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Pronunciation of Floated: Learn how to pronounce Floated in English correctly

Learn how to say Floated correctly in English with this tutorial pronunciation video.

Oxford dictionary definition of the word float:

to rest or cause to rest on the surface of a fluid or in a fluid or space without sinking; be buoyant or cause to exhibit buoyancy ⇒ oil floats on water, to float a ship
to move or cause to move buoyantly, lightly, or freely across a surface or through air, water, etc; drift ⇒ fog floated across the road
to move about aimlessly, esp in the mind ⇒ thoughts floated before him
to suspend or be suspended without falling; hang ⇒ lights floated above them
to launch or establish (a commercial enterprise, etc)
to offer for sale (stock or bond issues, etc) on the stock market
(transitive) (finance) to allow (a currency) to fluctuate against other currencies in accordance with market forces
(transitive) to flood, inundate, or irrigate (land), either artificially or naturally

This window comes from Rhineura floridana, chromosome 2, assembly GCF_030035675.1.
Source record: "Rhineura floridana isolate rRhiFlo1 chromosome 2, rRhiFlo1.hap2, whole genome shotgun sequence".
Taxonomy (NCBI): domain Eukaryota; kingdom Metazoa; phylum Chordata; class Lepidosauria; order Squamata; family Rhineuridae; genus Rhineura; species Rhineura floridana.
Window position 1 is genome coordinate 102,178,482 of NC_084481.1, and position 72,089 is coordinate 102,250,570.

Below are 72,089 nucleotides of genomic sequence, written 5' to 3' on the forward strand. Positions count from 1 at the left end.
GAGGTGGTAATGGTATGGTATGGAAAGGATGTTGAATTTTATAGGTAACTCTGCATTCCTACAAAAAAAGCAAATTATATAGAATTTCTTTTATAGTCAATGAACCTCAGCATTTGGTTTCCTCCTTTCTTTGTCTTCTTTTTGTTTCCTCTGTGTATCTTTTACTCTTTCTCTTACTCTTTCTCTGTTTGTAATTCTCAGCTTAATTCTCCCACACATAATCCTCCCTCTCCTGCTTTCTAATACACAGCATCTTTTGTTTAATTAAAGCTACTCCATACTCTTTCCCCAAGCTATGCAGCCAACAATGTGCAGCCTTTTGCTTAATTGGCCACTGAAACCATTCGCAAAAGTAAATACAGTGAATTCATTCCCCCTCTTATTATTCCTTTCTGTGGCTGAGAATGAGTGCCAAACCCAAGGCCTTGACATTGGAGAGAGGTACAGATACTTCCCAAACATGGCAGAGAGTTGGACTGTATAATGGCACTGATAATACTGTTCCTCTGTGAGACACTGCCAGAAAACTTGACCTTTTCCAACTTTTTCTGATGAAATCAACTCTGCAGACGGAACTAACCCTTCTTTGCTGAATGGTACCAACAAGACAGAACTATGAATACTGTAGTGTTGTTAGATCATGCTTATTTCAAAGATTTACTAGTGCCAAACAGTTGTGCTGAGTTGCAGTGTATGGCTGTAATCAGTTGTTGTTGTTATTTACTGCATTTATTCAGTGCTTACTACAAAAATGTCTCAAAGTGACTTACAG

(transitive) to spread, smooth, or level (a surface of plaster, rendering, etc)
something that floats
(angling) an indicator attached to a baited line that sits on the water and moves when a fish bites
a small hand tool with a rectangular blade used for floating plaster, etc
(mainly US) any buoyant object, such as a platform or inflated tube, used offshore by swimmers or, when moored alongside a pier, as a dock by vessels
Also called: paddle. a blade of a paddle wheel
(British) a buoyant garment or device to aid a person in staying afloat
a hollow watertight structure fitted to the underside of an aircraft to allow it to land on water
another name for air bladder (sense 2)
an exhibit carried in a parade, esp a religious parade
a motor vehicle used to carry a tableau or exhibit in a parade, esp a civic parade
a small delivery vehicle, esp one powered by batteries ⇒ a milk float
(Australian & New Zealand) a vehicle for transporting horses
(banking, mainly US) the total value of uncollected cheques and other commercial papers
(mainly US & Canadian) a sum to be applied to minor expenses; petty cash
a sum of money used by shopkeepers to provide change at the start of the day’s business, this sum being subtracted from the total at the end of the day when calculating the day’s takings
the hollow floating ball of a ballcock
(engineering) a hollow cylindrical structure in a carburettor that actuates the fuel valve
(mainly US & Canadian) a carbonated soft drink with a scoop of ice cream in it
(in textiles) a single thread brought to or above the surface of a woven fabric, esp to form a pattern
(forestry) a measure of timber equal to eighteen loads